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The Computer Screen and Semiotics of Space March 27, 2012

Filed under: For Class,School — wistful91reverie @ 11:01 pm

Personally, I own a laptop and an Ipad and I often find myself choosing to use my Ipad over my laptop nine times out of ten. My laptop is pretty much obsolete to my use besides the ten page paper here and a flash project every now and again. There is something about using my fingers to manipulate the screen and the information it shows me that allows me to have a different experience with it. Especially because I am not 100% up to date in the new-age technology of the smart phone in which I could use a touch screen to do everyday tasks I find it all the more appealing to do so on a tablet. I feel that even though a computer screen can display information in a similar way a laptop can, even a laptop can be favorable in the way that it is so portable that once can research something from across the world, finding pictures or writing a paper from a park bench or cafe far from their homes. It gives people the chance to really get into their work and find inspiration on their daily journeys and put them write into the inter webs.

However, even moreso than the laptop comes the tablet which can literally be taken anywhere without having to lug around a heavy bag to protect one’s cargo. For me, it’s become an added everyday accessory much like my phone is to communicate and connect to the rest of the world. It’s the way I connect with many of my friends that I may not see everyday either through facebook or email or various other social networks. The screen itself allows me to see these people without being anywhere near them and talk and interact with them, essentially face to face.  The screen has even affected the way we, as student, function. Many students have switched to digital copies of books, downloading all of their texts right onto their tablets. I fit into this category of not wanting to carry around 4-5 books everyday and end up hunched over by the excessive weight by the end of the day. Instead I just pull out my tablet and am able to read, for any class that I may need to catch up on, no matter where I am. I always have all of the information available to me along with being able to simply bookmark certain “pages” and easily be able to return back to them with a swipe of my finger. I can do all of the thing I could with a book such as highlight and take notes within it but it has so many advantages such being able to increase the font size for those who may have strained in the past with the small text of history books or enlarge a picture to see the extra detail put into a work of art in another. No more will I have to fish out the light in my dresser drawer and clumsily clip it onto a book to read at night, only to have to adjust it at every turn of the page. To read a “book” on the Ipad is just a completely different experience than it once was.I find it to be easier and more enjoyable being able to carry around a book stored within it and be able to pick up exactly where i left off whenever I please without having to carry around another item in my purse.

I believe it comes with our generation though, being able to manipulate the technology in a way that suits our lifestyle. People are fast paced and want one-stop shopping which is what it has allowed us to do. Being in a fast paced world it has even effected the way we speak, and text, to each other. Abbreviations have become a way of life and when they show up in that little whale bubble on the screen we all know exactly what they mean. If someone asks me a question or if I happen to have a few minutes on my hand the first thing I do is pull out my Ipad and find the information i need, or find something to keep me busy. It’s a whole new world inside the screen and for me being able to use my hands and fingers to point and touch exactly what I want to see is a great feeling. Having the sensation that my fingers are actually doing work and seeing it pop up on the screen as soon as I feel in under my fingers is extraordinary when I think about how I used to use the computer when I was little and had to use yet a another machine (the mouse) to do my bidding for me.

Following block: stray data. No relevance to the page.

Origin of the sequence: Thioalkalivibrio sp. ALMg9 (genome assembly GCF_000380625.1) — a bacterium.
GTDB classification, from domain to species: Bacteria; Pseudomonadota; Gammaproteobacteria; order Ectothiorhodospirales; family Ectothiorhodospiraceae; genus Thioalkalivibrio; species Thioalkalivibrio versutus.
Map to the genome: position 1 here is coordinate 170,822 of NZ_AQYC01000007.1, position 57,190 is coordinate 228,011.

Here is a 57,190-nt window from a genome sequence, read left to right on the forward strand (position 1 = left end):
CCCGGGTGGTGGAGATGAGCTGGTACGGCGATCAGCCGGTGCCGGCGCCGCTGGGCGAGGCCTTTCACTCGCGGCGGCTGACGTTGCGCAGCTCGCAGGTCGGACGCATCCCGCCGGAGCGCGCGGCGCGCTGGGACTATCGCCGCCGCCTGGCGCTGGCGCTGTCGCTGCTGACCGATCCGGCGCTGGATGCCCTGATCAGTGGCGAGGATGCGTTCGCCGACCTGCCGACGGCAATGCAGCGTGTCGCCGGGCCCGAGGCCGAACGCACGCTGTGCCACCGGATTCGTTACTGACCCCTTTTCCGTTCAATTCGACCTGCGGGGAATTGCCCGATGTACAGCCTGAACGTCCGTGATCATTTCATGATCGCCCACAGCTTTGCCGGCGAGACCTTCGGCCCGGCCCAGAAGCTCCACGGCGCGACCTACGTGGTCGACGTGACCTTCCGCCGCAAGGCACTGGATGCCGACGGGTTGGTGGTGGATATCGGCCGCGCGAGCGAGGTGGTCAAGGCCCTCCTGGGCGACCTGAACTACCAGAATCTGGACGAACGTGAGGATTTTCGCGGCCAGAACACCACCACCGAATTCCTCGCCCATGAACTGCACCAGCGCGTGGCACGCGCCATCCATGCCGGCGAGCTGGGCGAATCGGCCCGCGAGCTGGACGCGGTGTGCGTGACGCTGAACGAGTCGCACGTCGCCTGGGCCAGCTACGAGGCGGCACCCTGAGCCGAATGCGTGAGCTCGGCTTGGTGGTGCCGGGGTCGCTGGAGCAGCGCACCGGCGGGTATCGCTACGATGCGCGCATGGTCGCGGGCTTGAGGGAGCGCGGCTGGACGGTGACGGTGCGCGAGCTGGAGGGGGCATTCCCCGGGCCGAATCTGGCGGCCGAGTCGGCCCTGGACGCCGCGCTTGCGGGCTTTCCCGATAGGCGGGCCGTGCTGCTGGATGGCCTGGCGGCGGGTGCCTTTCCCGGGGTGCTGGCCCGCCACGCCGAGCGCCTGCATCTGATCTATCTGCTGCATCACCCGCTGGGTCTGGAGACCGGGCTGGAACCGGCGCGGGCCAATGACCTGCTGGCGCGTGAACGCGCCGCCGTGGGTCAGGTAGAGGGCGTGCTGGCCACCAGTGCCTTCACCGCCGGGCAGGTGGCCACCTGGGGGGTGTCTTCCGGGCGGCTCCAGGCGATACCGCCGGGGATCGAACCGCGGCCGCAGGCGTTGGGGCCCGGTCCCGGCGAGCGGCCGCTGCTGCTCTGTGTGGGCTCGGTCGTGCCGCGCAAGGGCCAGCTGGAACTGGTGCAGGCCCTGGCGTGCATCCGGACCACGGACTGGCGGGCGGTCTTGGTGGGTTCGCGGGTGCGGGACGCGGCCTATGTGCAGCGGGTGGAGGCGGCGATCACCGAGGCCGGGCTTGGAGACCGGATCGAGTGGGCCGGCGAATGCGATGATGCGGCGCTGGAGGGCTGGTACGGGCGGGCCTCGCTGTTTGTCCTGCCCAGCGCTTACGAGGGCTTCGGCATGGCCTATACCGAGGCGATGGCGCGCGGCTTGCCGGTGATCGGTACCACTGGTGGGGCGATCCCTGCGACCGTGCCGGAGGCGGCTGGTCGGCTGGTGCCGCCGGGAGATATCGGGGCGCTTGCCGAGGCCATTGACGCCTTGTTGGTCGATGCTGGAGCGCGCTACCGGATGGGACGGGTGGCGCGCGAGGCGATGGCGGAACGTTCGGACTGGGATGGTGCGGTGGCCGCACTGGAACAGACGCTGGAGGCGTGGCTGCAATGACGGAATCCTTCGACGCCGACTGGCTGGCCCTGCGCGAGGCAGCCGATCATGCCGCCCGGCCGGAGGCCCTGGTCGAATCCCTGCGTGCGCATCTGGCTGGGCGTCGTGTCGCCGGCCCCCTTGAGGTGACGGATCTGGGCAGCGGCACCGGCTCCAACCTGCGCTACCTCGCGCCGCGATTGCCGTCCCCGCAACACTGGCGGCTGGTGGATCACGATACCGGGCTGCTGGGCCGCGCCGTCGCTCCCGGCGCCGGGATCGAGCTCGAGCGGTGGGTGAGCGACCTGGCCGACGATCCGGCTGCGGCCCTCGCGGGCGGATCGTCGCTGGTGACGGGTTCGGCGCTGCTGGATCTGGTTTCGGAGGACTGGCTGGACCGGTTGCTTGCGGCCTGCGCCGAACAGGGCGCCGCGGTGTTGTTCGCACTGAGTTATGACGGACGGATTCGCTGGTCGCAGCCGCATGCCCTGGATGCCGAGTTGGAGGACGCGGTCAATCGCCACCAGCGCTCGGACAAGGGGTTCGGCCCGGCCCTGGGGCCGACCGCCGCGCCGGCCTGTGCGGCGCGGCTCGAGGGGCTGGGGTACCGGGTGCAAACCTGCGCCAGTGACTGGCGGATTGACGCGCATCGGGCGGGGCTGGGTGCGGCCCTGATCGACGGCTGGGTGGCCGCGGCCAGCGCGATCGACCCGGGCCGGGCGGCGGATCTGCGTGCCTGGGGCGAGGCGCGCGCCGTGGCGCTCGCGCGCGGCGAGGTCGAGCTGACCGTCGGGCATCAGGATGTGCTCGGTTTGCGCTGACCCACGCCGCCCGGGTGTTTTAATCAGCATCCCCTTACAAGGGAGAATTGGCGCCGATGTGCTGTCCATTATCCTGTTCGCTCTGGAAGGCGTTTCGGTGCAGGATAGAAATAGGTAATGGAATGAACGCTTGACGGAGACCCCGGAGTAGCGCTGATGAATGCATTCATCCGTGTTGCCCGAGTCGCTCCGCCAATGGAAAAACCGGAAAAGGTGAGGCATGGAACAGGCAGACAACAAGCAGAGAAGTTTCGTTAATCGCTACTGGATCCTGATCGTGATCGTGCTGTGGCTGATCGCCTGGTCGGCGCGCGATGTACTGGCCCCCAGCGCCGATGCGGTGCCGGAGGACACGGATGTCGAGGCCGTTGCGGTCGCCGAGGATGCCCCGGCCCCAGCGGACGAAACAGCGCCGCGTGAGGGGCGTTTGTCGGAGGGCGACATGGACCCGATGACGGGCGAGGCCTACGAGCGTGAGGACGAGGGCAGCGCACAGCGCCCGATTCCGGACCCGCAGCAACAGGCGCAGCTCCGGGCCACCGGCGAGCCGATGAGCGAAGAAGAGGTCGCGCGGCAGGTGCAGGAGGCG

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Crit Assignment #1 February 7, 2012

Filed under: For Class,School — wistful91reverie @ 8:36 pm

My favorite two assignments were the typographical example on Dave’s blog http://dabatm4n.blogspot.com/ and the spacial example Ben’s blog http://mindabyss.com/blog/.

I thought the word usage in Dave’s “clock” was what really made it interesting to me. The way the sentence “time waits for no one” revolves around the clock, as time would,  instead of being read top to bottom and left to right as one would normally read it added to the originality of the piece and really made me think that I was looking at a clock.  Even though  it was a bit hard to read at first, I also enjoyed how he used “running” and “out” overlapping each other at 12:00 as if it was the hour and minute hand right on top of each other, as if one’s time was really out. In using uppercase letters for out as well as using a more red hue in the font really emphasized that time was out and really created a sense of urgency. I thought he was very successful in his typography attempt.

Similarly I believe Ben was successful is in spatial usage of the work “milk” He used the letters in a unique way and at first I didn’t even recognize the word, which i have to admit was a little confusing at first. I admire the amount of work he obviously put into this and once he explained it, it made a lot more sense as to what he was trying to get to. I find it aesthetically pleasing as well as stimulating, trying to figure out the letters and where the “i”s may be going and seeing the “k”s trickle down the side of the page.